I haven’t had chicken with feet before. I even went as far as having a little nibble on the cartilaginous toes before giving up and reverting to breast with plenty of crispy skin.
Mark Hix hijacked the Orangery at this year’s Port Eliot Festival for two evening sittings with a very well-priced £45 menu of three courses. And with him came not only roast chicken with toes for two, but his signature style which sits at the very opposite end of ‘cheffy.’
“I have a ‘less is more’ philosophy,” he explains. “I get a lot of energy from my granddad. His homegrown tomatoes with Sarson’s vinegar were all about the ingredients.”
In the same way, Mark describes how his eight restaurants, from Lyme Regis to Shoreditch, ‘don’t mess around with ingredients.’ With names such as Oyster and Chop House, Oyster & Fish, and the concept of chicken and steak at The Tramshed, customers are in for (you guessed it) a slab of meat, a piece of fish or a pile of oysters: “We have no more than three named ingredients in each dish, no foam and no coulis.”
He hones down the Hix philosophy a little further: “Words like ‘hand-dived’ drive me mad, restaurants use words like ‘free-range’ but have no idea where the chicken comes from. We are the only restaurant that names the breed of chicken we use.” And hence the feet: no battery chicken would ever have feet in good enough condition to showcase on a carving dish.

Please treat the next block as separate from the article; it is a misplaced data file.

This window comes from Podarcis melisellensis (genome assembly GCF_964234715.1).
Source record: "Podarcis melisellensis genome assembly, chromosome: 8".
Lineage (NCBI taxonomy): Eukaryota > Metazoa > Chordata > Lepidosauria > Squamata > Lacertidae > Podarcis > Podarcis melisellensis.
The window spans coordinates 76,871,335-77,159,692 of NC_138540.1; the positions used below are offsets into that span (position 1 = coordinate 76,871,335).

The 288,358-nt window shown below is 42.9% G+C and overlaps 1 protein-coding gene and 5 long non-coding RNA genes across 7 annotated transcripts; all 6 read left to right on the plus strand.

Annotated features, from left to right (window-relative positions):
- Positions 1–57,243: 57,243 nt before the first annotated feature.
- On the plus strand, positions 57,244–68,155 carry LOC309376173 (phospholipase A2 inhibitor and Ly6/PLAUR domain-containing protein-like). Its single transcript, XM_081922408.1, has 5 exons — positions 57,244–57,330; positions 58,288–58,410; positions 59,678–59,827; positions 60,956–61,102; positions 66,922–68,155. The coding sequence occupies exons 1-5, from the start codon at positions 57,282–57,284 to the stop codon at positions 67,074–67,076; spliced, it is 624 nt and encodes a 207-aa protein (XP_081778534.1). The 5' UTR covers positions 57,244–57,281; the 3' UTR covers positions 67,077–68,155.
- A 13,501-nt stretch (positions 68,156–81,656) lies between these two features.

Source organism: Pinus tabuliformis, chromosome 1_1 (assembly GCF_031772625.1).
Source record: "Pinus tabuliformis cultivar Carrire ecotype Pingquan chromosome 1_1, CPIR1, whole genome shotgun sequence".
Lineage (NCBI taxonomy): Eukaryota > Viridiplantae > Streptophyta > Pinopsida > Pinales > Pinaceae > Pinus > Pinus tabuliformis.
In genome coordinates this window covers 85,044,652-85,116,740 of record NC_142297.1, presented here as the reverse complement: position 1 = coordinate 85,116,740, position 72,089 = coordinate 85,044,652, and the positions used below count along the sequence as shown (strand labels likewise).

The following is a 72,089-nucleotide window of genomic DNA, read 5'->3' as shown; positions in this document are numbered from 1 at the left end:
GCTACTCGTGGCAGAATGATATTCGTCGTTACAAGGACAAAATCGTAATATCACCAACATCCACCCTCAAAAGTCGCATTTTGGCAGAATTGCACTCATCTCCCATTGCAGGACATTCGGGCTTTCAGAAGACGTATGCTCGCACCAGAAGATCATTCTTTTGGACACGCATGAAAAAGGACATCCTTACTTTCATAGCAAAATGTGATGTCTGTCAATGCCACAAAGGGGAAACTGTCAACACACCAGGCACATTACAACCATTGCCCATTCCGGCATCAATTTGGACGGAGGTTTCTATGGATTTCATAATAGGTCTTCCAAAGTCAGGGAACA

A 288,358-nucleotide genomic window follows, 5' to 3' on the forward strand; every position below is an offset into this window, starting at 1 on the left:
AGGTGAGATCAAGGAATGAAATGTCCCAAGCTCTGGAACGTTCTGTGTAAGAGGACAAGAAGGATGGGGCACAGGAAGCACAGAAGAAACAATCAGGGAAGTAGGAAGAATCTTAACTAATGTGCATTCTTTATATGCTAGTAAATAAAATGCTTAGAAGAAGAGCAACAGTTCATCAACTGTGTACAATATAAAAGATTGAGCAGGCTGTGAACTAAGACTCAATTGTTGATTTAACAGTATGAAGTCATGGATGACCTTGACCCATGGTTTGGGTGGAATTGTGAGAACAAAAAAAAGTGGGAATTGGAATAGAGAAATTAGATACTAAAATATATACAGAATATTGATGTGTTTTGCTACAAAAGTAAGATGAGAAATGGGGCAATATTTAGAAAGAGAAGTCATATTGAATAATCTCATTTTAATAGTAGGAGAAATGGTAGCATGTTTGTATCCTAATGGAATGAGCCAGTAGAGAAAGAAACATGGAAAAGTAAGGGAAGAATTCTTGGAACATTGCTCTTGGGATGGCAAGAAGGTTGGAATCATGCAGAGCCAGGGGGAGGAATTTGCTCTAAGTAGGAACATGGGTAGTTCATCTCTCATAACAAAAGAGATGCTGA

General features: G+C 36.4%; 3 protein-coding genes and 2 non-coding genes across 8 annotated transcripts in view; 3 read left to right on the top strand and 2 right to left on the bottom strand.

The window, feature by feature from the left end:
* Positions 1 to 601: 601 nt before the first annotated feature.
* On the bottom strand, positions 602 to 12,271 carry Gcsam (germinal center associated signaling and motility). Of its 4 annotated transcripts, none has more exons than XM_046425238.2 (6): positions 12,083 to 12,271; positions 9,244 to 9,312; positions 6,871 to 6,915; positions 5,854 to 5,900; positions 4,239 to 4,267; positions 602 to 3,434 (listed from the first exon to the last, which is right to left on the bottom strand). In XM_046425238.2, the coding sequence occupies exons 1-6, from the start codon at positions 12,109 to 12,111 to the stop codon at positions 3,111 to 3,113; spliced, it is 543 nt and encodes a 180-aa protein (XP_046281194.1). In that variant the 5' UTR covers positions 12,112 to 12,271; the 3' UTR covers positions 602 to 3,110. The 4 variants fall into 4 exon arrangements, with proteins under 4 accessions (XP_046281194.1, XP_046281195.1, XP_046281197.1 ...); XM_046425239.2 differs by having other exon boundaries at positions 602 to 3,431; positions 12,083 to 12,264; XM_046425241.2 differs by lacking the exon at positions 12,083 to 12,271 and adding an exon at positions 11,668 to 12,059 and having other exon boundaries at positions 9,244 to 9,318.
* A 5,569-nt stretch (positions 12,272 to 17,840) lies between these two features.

“Eating out should be an enjoyable education – if the waiter tells you about the chicken and where it’s from then you leave with a little bit of knowledge.”
Mark is also well-known for his love of art; he not only commissioned Damien Hirst to come up with the cow and cockerel installation at Tramshed, but his commercial Cock ‘n’ Bull gallery beneath the restaurant supports lesser known artists.
His love of art makes sense if you consider his view of dining out: “It should be no different than going to the theatre. You should remember it for the rest of the week.” I raise my glass of Temperley Sour (Somerset cider brandy, Somerset Pomona and lemon and apple juice) to that Mr Hix.
As for the food – other than the slightly stalky green salad with it, the roast Indian Rock chicken was exceptional (after asking for a doggy bag we received a whole new roast chicken which went down very well for camp breakfast the next morning), the starters were simple British old school fare such as smoked salmon and pork terrine with piccalilli and the dessert was a most incredibly light and fruity Eton Mess with an artistic balance of acidity and sweetness. “The best roast chicken I have eaten,” became a bit of a Port Eliot catchphrase for the rest of the weekend.
All photos by Fred Wobus